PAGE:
Roy Bennett, a 53-year-old former white farmer, was acquitted Monday on charges plotting to overthrow President Robert Mugabe that had already been discredited by another court.
“When you are dealing with people who hide in dark corners, who kill people and murder and maim and rule by absolute fear…the biggest thing they fear is the shining light in those dark corners and they fear truth and honesty,” Bennett told South Africa’s Radio 702.
“So my positioning as deputy minister of agriculture will open a can of worms because I would be able to expose a lot of the lies, deceit and theft that is taking place in Zimbabwe.”
Tsvangirai’s pick for deputy agriculture minister in the fragile year-old unity government, Bennett was arrested in February 2009 shortly before he was to be sworn in. He was accused of funding a plot to topple Mugabe four years ago.
After his acquittal Monday, Tsvangirai’s Movement for Democratic Change called for Bennett to take office, with his trial one of the issues threatening the unity government.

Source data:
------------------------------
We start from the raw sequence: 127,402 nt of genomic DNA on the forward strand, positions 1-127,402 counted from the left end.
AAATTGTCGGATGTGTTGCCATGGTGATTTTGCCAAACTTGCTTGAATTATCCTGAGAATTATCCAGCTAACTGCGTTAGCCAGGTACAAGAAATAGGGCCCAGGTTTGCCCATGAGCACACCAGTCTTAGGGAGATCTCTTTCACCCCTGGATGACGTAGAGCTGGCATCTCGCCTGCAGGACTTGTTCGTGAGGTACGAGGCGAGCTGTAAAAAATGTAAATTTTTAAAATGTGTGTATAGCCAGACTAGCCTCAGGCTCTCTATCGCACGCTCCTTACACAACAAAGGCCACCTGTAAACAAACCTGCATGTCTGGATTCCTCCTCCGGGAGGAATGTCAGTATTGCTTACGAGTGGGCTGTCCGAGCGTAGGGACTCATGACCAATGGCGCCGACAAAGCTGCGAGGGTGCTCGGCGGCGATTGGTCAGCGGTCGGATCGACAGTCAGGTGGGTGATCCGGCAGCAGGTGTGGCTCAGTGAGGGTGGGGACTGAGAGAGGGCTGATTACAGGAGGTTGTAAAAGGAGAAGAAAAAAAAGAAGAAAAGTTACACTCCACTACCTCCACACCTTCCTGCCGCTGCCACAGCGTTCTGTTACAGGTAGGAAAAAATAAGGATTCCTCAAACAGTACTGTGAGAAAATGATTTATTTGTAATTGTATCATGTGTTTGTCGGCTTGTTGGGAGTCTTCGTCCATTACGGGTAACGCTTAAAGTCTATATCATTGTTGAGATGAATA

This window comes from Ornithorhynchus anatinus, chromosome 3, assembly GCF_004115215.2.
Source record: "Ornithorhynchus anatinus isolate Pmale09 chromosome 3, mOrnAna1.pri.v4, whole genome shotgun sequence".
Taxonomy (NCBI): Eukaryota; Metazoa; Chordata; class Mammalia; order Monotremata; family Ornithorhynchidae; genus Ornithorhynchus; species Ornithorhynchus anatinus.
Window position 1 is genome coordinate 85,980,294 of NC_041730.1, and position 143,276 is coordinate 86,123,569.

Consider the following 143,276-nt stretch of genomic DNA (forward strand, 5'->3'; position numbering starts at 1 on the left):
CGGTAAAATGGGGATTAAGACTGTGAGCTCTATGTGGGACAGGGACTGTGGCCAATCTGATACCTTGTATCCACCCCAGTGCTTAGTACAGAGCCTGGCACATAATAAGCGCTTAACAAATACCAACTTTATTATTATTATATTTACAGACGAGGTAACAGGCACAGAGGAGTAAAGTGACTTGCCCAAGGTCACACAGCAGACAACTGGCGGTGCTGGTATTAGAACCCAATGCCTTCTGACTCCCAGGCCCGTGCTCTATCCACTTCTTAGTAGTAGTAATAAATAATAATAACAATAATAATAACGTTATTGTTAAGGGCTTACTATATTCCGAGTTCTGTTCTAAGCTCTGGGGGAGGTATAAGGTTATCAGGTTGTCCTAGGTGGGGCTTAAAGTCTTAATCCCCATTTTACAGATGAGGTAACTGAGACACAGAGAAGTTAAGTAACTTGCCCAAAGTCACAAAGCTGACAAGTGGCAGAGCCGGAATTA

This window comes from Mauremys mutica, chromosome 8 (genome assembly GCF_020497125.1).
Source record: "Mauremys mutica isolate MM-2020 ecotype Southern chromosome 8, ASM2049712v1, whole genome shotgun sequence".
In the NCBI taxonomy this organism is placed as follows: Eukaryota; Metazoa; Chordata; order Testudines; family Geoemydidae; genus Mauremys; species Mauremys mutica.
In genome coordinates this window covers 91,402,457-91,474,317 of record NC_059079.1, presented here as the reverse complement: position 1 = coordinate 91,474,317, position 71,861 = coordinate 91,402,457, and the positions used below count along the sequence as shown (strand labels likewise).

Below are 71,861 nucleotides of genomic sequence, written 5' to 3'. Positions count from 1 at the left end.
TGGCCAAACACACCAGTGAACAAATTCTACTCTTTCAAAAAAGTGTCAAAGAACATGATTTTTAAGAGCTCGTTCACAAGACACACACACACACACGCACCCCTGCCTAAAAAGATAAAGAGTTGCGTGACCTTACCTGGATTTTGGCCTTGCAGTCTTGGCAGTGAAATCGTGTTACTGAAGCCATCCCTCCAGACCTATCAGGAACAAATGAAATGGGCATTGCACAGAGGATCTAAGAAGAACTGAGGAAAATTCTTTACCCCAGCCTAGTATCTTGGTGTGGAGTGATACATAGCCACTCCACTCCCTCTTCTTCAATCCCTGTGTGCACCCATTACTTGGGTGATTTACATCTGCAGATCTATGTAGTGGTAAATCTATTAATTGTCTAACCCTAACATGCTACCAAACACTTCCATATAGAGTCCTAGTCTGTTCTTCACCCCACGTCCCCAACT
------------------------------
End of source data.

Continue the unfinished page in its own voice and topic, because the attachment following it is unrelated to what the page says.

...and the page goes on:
Bennett said there had been progress in the work of the unity government, with media, constitutional and electoral commissions in place.
He said he had expected the trial to go on indefinitely and his acquittal was a sign that there was pressure on Mugabe.
“I think there is a lot of pressure and there are a lots of things happening in Zimbabwe and continue to happen on a daily basis that one would never have expected, my acquittal yesterday for example,” he said.
“So definitely there are pressures and definitely the process is moving forward, albeit slowly.”- Sapa-AFP